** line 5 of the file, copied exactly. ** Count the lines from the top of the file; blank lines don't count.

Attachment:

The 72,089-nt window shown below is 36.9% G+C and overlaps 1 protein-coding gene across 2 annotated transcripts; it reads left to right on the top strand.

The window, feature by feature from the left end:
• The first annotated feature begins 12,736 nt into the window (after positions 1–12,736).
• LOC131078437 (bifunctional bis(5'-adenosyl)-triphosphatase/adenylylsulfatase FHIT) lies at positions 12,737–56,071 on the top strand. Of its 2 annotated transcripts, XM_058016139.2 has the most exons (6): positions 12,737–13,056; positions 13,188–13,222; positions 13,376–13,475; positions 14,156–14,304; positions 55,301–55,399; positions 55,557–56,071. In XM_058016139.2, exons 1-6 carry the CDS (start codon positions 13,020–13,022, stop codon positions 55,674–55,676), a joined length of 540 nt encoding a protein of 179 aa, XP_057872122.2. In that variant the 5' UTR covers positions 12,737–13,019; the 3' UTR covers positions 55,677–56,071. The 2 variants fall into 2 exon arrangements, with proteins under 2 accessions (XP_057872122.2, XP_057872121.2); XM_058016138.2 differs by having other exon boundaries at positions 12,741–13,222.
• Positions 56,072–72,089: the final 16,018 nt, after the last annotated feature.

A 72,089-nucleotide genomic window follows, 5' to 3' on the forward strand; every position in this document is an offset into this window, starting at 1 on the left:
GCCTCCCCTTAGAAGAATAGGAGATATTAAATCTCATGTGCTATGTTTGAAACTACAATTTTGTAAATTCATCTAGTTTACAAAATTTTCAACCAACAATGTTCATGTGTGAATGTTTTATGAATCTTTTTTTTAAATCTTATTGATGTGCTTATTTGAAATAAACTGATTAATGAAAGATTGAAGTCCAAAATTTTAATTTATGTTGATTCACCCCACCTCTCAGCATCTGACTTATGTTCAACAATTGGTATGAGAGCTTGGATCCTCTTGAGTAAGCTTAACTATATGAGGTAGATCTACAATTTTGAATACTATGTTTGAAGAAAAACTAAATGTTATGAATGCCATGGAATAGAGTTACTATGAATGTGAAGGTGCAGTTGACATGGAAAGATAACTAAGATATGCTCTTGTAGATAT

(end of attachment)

• Positions 56,072–72,089: the final 16,018 nt, after the last annotated feature.